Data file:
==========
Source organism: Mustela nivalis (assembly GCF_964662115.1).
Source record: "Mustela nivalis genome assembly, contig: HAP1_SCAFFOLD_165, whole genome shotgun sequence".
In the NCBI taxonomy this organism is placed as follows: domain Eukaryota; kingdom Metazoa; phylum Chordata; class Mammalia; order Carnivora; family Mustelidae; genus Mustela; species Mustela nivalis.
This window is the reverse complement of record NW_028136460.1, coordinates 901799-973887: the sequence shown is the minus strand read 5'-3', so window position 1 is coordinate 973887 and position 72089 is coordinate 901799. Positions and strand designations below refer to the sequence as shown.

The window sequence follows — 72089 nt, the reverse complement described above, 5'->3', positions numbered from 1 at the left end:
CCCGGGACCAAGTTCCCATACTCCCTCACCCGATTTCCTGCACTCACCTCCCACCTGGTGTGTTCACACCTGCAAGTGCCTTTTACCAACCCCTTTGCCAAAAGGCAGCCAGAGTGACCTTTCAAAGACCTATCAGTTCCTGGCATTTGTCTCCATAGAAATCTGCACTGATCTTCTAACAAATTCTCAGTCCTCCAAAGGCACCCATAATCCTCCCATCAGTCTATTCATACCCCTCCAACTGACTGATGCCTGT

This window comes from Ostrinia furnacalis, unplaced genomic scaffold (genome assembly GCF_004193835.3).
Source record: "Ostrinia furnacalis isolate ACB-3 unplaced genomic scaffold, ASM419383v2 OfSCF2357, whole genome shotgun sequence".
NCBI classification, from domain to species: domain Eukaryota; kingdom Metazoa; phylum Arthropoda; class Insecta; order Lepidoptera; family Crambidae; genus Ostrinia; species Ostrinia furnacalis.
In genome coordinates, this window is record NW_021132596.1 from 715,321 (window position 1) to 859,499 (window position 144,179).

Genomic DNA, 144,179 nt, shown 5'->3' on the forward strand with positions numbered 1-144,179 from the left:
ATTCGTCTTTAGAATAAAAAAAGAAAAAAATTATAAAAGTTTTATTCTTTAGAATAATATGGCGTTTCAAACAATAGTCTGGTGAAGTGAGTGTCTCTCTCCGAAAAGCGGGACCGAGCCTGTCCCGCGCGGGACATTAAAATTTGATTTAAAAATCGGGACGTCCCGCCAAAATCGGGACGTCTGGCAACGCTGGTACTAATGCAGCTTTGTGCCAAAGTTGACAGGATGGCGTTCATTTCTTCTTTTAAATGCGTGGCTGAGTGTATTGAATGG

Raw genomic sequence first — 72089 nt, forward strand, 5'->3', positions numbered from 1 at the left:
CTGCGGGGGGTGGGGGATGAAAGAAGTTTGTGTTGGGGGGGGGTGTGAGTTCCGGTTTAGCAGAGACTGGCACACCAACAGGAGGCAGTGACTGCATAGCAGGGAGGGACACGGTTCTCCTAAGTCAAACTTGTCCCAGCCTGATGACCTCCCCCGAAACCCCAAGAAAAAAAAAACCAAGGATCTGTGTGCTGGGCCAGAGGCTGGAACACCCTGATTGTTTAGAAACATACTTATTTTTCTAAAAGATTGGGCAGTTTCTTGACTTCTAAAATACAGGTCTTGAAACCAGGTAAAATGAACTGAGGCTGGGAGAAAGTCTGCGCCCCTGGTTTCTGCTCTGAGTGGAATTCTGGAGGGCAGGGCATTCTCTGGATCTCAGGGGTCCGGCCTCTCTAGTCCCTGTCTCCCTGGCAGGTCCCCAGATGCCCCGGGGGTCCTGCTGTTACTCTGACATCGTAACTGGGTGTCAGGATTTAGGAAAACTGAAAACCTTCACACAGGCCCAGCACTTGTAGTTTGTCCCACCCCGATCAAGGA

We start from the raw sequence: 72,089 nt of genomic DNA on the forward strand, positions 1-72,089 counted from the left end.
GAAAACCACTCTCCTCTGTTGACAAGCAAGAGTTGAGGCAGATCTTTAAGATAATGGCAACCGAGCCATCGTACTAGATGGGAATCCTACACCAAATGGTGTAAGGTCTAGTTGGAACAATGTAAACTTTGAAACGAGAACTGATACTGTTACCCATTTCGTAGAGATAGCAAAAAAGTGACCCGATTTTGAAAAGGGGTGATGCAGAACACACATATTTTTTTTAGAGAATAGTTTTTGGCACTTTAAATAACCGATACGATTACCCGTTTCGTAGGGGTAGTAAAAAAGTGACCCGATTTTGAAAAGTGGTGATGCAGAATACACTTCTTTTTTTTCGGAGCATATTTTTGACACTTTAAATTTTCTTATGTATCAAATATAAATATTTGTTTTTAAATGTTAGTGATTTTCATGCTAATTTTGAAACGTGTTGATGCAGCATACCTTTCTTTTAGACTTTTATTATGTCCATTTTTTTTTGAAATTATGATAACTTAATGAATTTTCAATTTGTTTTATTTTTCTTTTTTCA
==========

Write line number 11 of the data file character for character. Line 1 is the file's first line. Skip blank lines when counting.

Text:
Genomic DNA, 144,179 nt, shown 5'->3' on the forward strand with positions numbered 1-144,179 from the left: